It is probably a good idea to regard the latest bombast of threats from North Korea as one usually does: as the antics of an angry child hurling the rattle out of the crib in hopes of getting parents to pay more attention … and right now!

This explanation is satisfactory in part because of our recognition that the child’s room for maneuver is limited by the confines of the crib.

So we throw the rattle back in, add in a warm bottle of milk (humanitarian aid), and hope to get a measure of peace and quiet before the next infant outburst.

But what if this latest series of tantrums is different? What if the baby is getting bigger and more athletic and increasingly capable of crawling over the top (the notorious Demilitarized Zone, near the 38th parallel) and into our lives to mess it up forever?

As we agree, the first explanation is more comforting. The second one is horrifying. So let us stick with the first and work with that one. There’s enough bad stuff going on in the world to not have to worry about a full-scale war there.

In this first scenario, though, the rest of the world just cannot go back to bed and hope for uninterrupted sleep. The new kid on the North Korean block clearly is not going to allow that. Kim Jong Un intends to keep us up at night as often as he can, until we do something about it.

And so here we have before us the third consecutive Kim trying to manage North Korea almost as if the rest of the world did not exist. What are we going to do?

Well we do know that he presumably does not want us to fold up the crib and throw it in the dumpster (being what happens if we bomb Pyongyang). We can assume that what he wants — more rationally — is the undivided attention of Mom and Dad. So here would be my “Handle With Care” policy for Baby Kim:

1. For South Korea’s (new) President Park Geun Hye: Pipe down and stop talking about North Korea. Even the most sensible statement can be twisted into a propaganda pretzel by the North. And your less sensible ones will only prompt the baby to scream louder. You won the election earlier this year. Unlike in the United States, South Korean presidents get but one five-year term.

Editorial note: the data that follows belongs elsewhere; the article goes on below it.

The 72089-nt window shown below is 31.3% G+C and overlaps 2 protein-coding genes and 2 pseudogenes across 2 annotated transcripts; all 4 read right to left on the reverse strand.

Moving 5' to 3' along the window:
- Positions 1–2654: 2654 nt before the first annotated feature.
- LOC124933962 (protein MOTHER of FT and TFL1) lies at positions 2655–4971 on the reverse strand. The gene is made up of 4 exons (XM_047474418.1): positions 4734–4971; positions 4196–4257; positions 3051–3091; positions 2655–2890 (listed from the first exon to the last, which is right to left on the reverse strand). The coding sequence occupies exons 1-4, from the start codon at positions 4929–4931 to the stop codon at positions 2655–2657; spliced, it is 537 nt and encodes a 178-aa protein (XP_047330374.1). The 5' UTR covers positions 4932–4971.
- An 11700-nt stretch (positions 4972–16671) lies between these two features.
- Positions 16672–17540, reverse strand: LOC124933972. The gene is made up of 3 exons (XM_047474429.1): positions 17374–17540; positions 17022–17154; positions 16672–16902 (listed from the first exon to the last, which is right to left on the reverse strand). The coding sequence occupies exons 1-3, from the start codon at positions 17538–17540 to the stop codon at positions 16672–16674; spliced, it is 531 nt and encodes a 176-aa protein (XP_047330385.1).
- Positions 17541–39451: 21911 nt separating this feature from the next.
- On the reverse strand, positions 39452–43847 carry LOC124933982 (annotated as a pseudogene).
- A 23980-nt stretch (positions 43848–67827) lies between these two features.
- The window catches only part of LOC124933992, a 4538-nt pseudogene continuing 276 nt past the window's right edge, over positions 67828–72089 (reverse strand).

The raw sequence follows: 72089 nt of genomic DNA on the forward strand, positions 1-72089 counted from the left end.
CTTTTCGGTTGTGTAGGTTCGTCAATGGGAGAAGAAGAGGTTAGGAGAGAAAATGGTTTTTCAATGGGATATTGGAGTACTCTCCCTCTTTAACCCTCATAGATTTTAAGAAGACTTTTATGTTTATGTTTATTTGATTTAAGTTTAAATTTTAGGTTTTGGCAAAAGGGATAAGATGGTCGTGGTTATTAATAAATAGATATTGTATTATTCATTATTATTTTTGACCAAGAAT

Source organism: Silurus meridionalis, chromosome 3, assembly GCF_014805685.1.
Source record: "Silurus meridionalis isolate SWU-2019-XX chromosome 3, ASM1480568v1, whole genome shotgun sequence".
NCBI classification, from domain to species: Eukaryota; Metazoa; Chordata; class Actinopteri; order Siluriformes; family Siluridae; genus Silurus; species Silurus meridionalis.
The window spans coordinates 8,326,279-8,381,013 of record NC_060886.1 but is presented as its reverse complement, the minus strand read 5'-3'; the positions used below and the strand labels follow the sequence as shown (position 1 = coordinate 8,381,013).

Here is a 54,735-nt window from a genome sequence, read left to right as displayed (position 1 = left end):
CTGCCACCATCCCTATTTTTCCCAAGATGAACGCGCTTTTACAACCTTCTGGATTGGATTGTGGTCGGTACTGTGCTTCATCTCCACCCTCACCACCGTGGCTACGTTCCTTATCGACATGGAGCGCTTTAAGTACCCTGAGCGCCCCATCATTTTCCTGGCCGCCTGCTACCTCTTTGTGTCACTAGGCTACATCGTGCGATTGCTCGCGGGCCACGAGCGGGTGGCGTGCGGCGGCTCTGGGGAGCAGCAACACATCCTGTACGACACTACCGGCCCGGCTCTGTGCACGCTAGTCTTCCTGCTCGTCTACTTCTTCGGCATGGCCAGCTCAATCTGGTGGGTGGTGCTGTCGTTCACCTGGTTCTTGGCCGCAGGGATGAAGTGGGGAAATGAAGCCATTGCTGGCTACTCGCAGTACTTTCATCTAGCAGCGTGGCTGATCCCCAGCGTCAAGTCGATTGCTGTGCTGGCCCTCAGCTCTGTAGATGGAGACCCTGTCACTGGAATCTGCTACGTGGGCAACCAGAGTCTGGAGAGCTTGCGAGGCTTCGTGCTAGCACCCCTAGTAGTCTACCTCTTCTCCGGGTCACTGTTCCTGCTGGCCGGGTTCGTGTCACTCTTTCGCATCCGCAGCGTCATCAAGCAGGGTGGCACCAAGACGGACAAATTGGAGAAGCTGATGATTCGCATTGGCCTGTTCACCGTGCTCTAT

What are you running for? Whom are you trying to impress? Play it cool, stay low, and do not be baited by the opposition. We all know you are the toughest Margaret Thatcher in Asia ever.

2. For U.S. President Barack Obama: Your turn to execute Nixon-to-China diplomacy. You don’t have to run for re-election, either, and you can afford a foreign policy flutter even if it fails. (And it probably will: You are dealing with a baby, after all.)

So how about it? First let Vice President Joe Biden visit Asia and then make believe he is ill and has to go to hospital — when in fact the personable vice president is executing a clandestine play date with Kim in Pyongyang.

The aim of the game is to get North Korea to agree to multiyear bilateral negotiations with the South. The goal of that is to create a very vague peninsula federalism (one country, two systems — China, Hong Kong style). It’d be a start.

Dear Mr. American President and Vice President: Stand not on ceremony. You have nothing to lose. Everyone will admire your courage in even trying. Forget about the inevitable firestorm of criticism from the Republican right. Besides, what have they done for peace lately? Iraq?

3. For U.N. Secretary General Ban Ki Moon: The North Koreans try to demean you with the crude allegation that you are too pro-American. In fact you have done a balletic job in trying to maintain credibility with all members of the U.N. Security Council. Besides, North Korea is being disingenuous. Everyone knows that it is American love (and recognition … and aid) that is wanted. So we try this approach then: Let Ban bring along a gift bag of goodies as if one of the wise man deputized to do just that with Uncle Sam’s blessing.

The secretary general will want to stop in Beijing first and go over the master plan with the new president there, Xi Jinping. The Chinese trust the former South Korean foreign minister but he will want to take no chances. They have to be on board.

To Baby Kim, perched precariously up there in beautiful downtown Pyongyang: You’d better try to be on your best behavior, at least if you want to be treated as an adult.

Keep throwing that rattle out of the cage and one day you will wake up and find you are an old man … with a very tired arm … and still confined (by your own policies) to the little crib that is called (hilariously) the Democratic People’s Republic of North Korea. Is that really what is best for your people? Or for yourself?

Tom Plate, a veteran American columnist and career journalist, is the Distinguished Scholar of Asian and Pacific Affairs at Loyola Marymount University in Los Angeles. His many books include the “Giants of Asia” series.

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